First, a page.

With 2,600 ha Lake Bam is the largest natural water body in Burkina Faso. It is used for farming, fishing, livestock breeding and domestic consumption. Nowadays the lake is depleted and polluted due to overexploitation. The lake receives 500,000 m3 of sand every year. This means that compared to its stocking capacity it could disappear in 25-30 years. Instead of fewer than 30 as recommended by the FAO, the lake hosts 700 fishermen. These facts compromise the ability of the lake to continuously provide substantial livelihoods.
Therefore some years ago the government of Burkina Faso decided to start a rehabilitation project. Based on the PhD research results of Raymond Ouedraogo, a former APPEAR scholar at the BOKU, the fish part of the project was designed. Meanwhile Lake Bam is a study area of the SUSFISH-plus project and therefore the project partners could not miss the opportunity to present the results at the launching ceremony of the rehabilitation project on the 3rd of March 2017. The highest authorities of the country, the public and national media were invited to the ceremony on the banks of the lake in Kongoussi. SUSFISH-plus stirred up the participation of the General Directorate for Fish Resources, the Institute for Environment and Agricultural Research (INERA) and the local fishing communities (fishermen, female fish processors and fishmongers). Together they presented smoked and fresh fish from the lake, fishing and aquaculture equipment, a collection of fish species and a poster about the degradation of the lake seen from the biodiversity and fishing perspective.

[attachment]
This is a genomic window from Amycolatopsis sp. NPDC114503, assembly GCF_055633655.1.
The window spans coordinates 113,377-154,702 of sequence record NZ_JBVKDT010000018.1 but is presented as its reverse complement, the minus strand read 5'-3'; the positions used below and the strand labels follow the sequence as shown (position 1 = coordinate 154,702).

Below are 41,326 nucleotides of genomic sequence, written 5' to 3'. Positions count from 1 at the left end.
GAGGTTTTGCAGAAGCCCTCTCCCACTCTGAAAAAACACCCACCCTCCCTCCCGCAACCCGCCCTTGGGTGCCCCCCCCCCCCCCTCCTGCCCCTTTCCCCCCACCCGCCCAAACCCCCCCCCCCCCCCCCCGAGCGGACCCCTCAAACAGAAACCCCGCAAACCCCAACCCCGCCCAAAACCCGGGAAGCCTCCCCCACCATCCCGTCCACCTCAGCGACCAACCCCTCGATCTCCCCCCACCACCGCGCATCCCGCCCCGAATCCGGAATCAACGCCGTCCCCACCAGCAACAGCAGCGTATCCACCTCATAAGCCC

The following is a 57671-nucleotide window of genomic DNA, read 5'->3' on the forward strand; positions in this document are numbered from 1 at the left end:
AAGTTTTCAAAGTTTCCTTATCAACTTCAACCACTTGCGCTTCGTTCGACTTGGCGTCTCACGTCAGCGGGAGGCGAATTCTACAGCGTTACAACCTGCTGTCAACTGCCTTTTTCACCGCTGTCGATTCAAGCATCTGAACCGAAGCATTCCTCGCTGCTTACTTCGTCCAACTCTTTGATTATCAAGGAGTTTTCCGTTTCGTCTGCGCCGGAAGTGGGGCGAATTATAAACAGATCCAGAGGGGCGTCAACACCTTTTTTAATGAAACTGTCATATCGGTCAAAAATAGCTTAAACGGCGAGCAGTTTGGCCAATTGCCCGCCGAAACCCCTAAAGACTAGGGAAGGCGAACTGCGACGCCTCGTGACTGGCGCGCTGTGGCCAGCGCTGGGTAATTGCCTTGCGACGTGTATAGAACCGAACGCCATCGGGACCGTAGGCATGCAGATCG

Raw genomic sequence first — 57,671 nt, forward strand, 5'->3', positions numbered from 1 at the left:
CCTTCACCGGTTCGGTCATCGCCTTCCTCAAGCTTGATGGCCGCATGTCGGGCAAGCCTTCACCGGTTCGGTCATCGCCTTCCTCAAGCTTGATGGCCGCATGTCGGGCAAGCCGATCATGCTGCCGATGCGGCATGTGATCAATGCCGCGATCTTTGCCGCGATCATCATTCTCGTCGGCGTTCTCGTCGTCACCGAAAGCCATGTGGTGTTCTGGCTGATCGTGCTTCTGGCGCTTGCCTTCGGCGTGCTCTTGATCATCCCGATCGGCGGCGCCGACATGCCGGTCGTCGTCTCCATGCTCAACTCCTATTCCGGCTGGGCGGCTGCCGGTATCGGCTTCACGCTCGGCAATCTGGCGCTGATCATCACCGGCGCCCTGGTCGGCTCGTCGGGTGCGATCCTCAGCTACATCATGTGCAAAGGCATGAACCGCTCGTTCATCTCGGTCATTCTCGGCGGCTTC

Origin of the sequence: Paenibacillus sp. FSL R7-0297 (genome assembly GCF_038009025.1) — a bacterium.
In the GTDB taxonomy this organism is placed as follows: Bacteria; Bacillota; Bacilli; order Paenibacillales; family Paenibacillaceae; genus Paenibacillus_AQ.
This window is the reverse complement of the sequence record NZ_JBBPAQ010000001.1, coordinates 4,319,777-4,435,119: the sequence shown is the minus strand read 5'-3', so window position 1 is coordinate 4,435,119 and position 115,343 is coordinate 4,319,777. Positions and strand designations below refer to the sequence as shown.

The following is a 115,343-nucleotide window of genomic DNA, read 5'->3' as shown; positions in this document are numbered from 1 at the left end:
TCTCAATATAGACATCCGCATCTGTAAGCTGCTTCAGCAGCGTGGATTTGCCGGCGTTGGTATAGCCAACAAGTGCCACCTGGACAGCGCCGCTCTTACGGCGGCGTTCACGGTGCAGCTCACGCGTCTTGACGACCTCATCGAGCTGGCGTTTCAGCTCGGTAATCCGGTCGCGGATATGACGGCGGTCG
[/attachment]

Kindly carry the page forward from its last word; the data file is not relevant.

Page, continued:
The president of Burkina Faso (i.e. the head of the parliament), some ministers, members of parliament, directors, mayors, etc. were all interested in the results of the research project.